Joyful Exiles: Life in Christ on the Dangerous Edge of Things. 

By James M. Houston.
Downers Grove, IL: IVP Books, 2006.
Review by Lai Pak Wah, Tutor, Alumnus, 
Biblical Graduate School of Theology.

While studying at Regent College, some of my most enjoyable times were spent taking morning walks with the College’s founder: Prof. James Houston. This was the way by which he mentored and enriched generations of Regent students. So, it was my great delight to hear that Prof. Houston, at the urging of his son, has decided to pen down the spiritual convictions that he has embraced over his last eight and a half decades in Joyful Exiles.

Western Christianity, warns Houston, is in danger of losing its spiritual vibrancy and authenticity because of the negative influences of western secularism. According to Houston, the Christian life is, essentially, a life that is grounded in a joyful awareness of God’s transcendental reality in our everyday life. It is a life that is thoroughly assured of God’s love and deeply inspired by God’s eschatological promises for every believer. Such a spiritual vibrancy is clearly contrary to the unbelieving world. Unfortunately, it is also frequently rejected by many Christians and their ‘secularised institutions’. Consequently, Christians who desire to nurture an authentic Christian life would often find themselves marginalised and living like ‘exiles’ in the world, hence the title, Joyful Exiles.

Houston’s theme of joyful exile is developed over six essays. He begins in Chapter 1 by emphasising that the authentic Christian life can only be found when we conform ourselves to the image of Christ, i.e., to become a "godlike man [who] is not the hero who does extraordinary things, but the holy man who does good deeds." This, however, is a painful process for us because it demands our courageous embrace of all that is predicated in Christ’s life: self-denial, the rejection of worldly success and the mortification of sin. Yet, these sacrifices are worthwhile as they create the space in which we can deepen our self-knowledge and, most importantly, our communion with God.

Our growing intimacy with God, in turn, nurtures our openness to and experience of God’s transcendent reality in our everyday life. Houston explores this subject in Chapter 2, by first highlighting that mystical experiences are never foreign to Christians, both ancient and present. Such mystical visions, as Houston himself experiences, are often God’s means of encouraging Christians in our earthly pilgrimage and should never be perceived sceptically or with hostility. Having said this, Houston also cautions us against an overemphasis of our mystical visions over and against the teachings of Scripture. Indeed, such experiences must always be anchored in Christ, as taught through Scripture.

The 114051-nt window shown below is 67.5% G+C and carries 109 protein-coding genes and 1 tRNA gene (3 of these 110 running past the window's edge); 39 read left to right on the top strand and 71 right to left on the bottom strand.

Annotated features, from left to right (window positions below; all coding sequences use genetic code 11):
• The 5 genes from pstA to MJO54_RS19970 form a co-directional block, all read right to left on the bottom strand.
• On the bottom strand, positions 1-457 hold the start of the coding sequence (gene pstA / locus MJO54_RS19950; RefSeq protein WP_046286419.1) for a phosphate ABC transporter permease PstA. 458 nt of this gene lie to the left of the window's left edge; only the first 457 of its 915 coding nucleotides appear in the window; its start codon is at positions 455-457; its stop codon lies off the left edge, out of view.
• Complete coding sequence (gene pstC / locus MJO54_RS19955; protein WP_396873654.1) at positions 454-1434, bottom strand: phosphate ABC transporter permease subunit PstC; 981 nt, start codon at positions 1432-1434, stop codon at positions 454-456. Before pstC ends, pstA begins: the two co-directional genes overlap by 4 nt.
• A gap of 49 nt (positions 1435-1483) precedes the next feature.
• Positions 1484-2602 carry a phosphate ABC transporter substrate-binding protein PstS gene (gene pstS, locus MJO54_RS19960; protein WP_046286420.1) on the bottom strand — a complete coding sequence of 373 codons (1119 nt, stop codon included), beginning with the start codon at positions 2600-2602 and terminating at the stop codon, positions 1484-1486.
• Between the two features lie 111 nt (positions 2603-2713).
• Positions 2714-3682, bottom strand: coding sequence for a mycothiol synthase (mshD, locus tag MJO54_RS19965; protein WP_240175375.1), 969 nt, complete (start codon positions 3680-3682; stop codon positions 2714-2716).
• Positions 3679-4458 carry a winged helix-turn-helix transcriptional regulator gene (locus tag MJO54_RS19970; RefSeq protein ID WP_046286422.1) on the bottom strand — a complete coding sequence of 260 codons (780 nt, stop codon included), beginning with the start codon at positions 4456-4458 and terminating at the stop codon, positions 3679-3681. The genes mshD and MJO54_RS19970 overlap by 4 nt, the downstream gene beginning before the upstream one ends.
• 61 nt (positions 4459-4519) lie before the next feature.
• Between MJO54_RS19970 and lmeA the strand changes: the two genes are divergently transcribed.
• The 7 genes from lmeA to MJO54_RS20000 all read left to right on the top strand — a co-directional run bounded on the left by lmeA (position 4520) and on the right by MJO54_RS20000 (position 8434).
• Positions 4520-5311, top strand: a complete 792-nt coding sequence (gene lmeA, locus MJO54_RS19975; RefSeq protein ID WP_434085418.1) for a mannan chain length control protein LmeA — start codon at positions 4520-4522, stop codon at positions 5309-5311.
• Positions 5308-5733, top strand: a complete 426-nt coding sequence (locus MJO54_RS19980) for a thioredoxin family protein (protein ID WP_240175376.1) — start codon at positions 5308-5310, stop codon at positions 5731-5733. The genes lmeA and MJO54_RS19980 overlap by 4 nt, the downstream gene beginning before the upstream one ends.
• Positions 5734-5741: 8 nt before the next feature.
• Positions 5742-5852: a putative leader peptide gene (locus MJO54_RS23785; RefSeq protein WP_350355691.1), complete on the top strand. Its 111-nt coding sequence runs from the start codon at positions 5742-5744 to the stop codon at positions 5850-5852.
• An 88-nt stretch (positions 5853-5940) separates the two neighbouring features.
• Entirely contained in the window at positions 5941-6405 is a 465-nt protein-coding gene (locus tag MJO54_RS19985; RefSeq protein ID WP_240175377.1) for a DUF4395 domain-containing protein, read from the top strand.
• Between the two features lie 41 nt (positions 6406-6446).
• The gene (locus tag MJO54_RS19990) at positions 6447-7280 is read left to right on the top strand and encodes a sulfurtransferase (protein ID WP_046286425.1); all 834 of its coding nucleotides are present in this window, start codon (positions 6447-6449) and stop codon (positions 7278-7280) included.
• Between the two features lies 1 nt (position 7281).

Ironically, as we deepen our friendship with God, tensions may develop in our relationships with fellow Christians! This is further explained in Chapter 3. Houston observes that, over time, Christians tend to develop formal organisation systems and structures (i.e., institutions) to manage the church. While such institutionalisation is necessary, it often distracts Christians to the extent that, practically speaking, the running of the church becomes the end in itself! For example, we may become so preoccupied with an orderly implementation of cell group meetings and ‘ministry targets’ that we neglect to discern the spiritual concerns of fellow Christians and how we may pray and minister to them. We may start deluding ourselves, thinking that a successfully conducted Bible study is equivalent to spiritual transformation! Worse, we may subtly marginalise those who are struggling with spiritual difficulties, thinking that spending excessive time with them is a hindrance to ministry goals! On the contrary, warns Houston, such institutionalisation of our faith often displaces the need and reality of God in the lives of Christians. Indeed, if our cell group meetings are so efficiently run, why do we still need God and prayer? Ultimately, these distortions create a Christianity that is devoid of spiritual vibrancy and heightens the implausibility (or ‘unbelievability’) of our Gospel.

To regain the plausibility of our Christian faith, continues Houston in Chapters 4 and 5, we must deepen our relationship with our Triune God. But, those of us who do so would often find ourselves marginalised or ‘exiled’ by fellow Christians. This is because intimacy with God must necessarily emphasise the importance of personal holiness, our eschatological hope and spiritual affections rather than institutional efficiencies or success. Alas, those who dare to live a life that is contingent upon God’s guidance will often find themselves moving against the grain of institutional ethos and incurring the displeasure of many.

Despite the difficulties that we might face, Houston comforts us in his concluding chapter that we need never endure this alone. Indeed, it is essential that we walk this path with like-minded Christians, i.e., Christians who are similarly determined to manifest Christ in their earthly lives. It is in the company of spiritual friends that we may encounter Christ deeper and discern Him better. It is in the company of such friends that we may be corrected or encouraged in our walk with Christ. And it is within this context that we may transmit the vibrancy of a life that is knitted with Christ to those who would come after us. Having benefited from my early morning walks with Prof Houston, I can certainly attest to the value of such spiritual friendships!